The Hunter subregion covers an area of 17,045 km2, which includes a significant part of the Hunter river basin and all of the Macquarie-Tuggerah lakes basin in NSW. The subregion is defined by the geological Sydney and Werrie basins to the north-east, coastline to the east, and topographic divides with the Hawkesbury-Nepean, Macquarie and Namoi river basins to the south-west and north-west, respectively. Major Hunter River tributaries include the Goulburn, Paterson and Williams rivers, Wollombi Brook and Fal Brook (Glennies Creek). The Hunter River is a regulated river downstream of Glenbawn Dam with regulated flows also coming in from Glennies Creek Dam (Figure 3). Major population centres include Newcastle and Gosford-Wyong along the coast, with smaller urban areas inland, including Maitland, Cessnock, Singleton, Muswellbrook and Scone.
The subsurface geology of the Hunter subregion is characterised by near-horizontal sandstone, shale and coal beds, which have undergone mild deformation. Permian-age coal seams are contained within the Western, Hunter and Newcastle coalfields of the geological Sydney Basin. The area has a long history of coal production; mining commenced in the Newcastle Coalfield near Lake Macquarie shortly before 1800, and expanded into the Hunter Coalfield around Muswellbrook and Singleton in the 1890s, and more recently into the Western Coalfield around Ulan.
Along the subregion coast, the dominant land use is urban, with grazing, production forestry and nature conservation areas prevalent in the hinterland areas of Gosford and Wyong. Underground coal mining continues around and under Lake Macquarie and in the coastal hinterland. Much of the southern part of the subregion is used for nature conservation; dryland grazing and cropping are significant in the northern Goulburn River catchment and along the valleys of its southern tributaries (Figure 4). Along the Hunter River valley, there is a greater mix of intensive land uses including urban, coal mining, energy production and irrigated agriculture. Viticulture and horse studs are very important rural industries in parts of the Hunter river basin.
There is significant competition for water due to high demands from urban, mining, power generation and coal mining sectors as well as the needs of the environment. Environmental water and access to water for consumptive use are managed through a number of water sharing plans that specify extraction limits and water access rights to the region’s surface water and groundwater sources. Along the regulated river reaches, the water storages are the major water sources, while stream and alluvial water sources are important along unregulated reaches. The Stockton and Tomago coastal sand aquifers are important for urban water supply; away from the stream network, fractured and porous rock aquifers can be important water sources, particularly for stock and domestic use. Water source areas, major storages and water access rights are included as economic assets in the asset register for the Hunter subregion (companion product 1.3 (Macfarlane et al., 2016; Bioregional Assessment Programme, 2017; Bioregional Assessment Programme, Dataset 1)).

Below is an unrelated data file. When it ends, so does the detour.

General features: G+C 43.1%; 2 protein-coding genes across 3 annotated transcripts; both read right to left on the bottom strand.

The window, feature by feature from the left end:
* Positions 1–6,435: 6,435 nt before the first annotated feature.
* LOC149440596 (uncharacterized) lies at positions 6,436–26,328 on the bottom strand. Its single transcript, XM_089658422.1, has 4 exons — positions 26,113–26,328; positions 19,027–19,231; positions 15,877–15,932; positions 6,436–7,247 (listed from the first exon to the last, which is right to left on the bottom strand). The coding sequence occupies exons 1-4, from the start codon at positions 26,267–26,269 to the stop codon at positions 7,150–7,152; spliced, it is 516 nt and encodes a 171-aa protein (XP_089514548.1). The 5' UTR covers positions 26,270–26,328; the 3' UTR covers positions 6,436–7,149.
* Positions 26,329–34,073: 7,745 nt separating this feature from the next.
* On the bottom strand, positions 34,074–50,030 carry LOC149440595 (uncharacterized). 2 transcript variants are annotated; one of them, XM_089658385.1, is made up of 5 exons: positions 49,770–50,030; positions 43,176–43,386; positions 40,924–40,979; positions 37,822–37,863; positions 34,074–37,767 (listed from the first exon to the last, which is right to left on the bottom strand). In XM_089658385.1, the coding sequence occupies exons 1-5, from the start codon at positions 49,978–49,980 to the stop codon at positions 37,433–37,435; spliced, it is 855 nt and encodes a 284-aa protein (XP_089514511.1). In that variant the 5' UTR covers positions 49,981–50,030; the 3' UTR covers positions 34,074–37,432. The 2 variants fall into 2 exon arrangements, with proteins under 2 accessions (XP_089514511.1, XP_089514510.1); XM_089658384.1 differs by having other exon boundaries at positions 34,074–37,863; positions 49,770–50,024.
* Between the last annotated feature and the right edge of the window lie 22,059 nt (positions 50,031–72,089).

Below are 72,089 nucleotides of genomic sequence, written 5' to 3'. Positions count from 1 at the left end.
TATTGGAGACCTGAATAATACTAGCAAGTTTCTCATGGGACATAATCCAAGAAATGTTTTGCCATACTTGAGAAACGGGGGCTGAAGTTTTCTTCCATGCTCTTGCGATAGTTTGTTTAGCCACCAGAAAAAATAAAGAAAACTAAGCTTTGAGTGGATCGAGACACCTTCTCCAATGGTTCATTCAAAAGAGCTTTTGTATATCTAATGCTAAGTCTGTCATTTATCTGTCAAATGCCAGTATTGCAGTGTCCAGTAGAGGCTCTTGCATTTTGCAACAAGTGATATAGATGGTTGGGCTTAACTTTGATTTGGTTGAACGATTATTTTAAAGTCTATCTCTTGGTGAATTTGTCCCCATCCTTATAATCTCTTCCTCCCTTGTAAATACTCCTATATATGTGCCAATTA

Concerns about increasing stream salinity levels from industry in the 1990s led to the establishment of the Hunter River Salinity Trading Scheme. This scheme manages the discharge of water by mines and power generators through a system of salinity credits that determine how much salt a participant can discharge and specify the flow rate thresholds above which discharges are permitted. The number of salinity credits is capped and credits can be traded.
Data: Bioregional Assessment Programme (Dataset 2), Bureau of Meteorology (Dataset 3), NSW DECCW (Dataset 4)
Figure 4 Pastoral lands in the Bylong River valley, where the Bylong coal mine is proposed
Source: Martin Krogh (2017)
The subregion is of great ecological significance because it corresponds to a break in the Great Dividing Range, which provides a link between coastal and inland NSW, and includes an overlap between tropical and temperate climate zones. The asset register for the Hunter subregion (companion product 1.3 (Macfarlane et al., 2016; Bioregional Assessment Programme, 2017; Bioregional Assessment Programme, Dataset 1)) identifies 1652 water-dependent ecological assets including the Ramsar-listed Kooragang Nature Reserve and Shortland Wetlands; 17 wetlands in A directory of important wetlands in Australia (DIWA; e.g. Lake Macquarie, Tuggerah Lake and Colongra Swamp); 6 threatened ecological communities; 7 Important Bird Areas that generally correspond to DIWA wetlands; and 105 flora and fauna species listed under the Commonwealth’s Environment Protection and Biodiversity Conservation Act 1999 (EPBC Act).
An introduction to the geography (physical, human and climate), geology, groundwater, surface water, surface water – groundwater interactions and ecology is provided in companion product 1.1 for the Hunter subregion (McVicar et al., 2015). The conceptual modelling that underpins the impact and risk analysis for the Hunter subregion is described in companion product 2.3 (Dawes et al., 2018).
Product Finalisation date
- 3.1 Overview
- 3.2 Methods
- 3.3 Potential hydrological changes
- 3.4 Impacts on and risks to landscape classes
- 3.5 Impacts on and risks to water-dependent assets
- 3.6 Commentary for coal resource developments that are not modelled
- 3.7 Conclusion
- Contributors to the Technical Programme
- About this technical product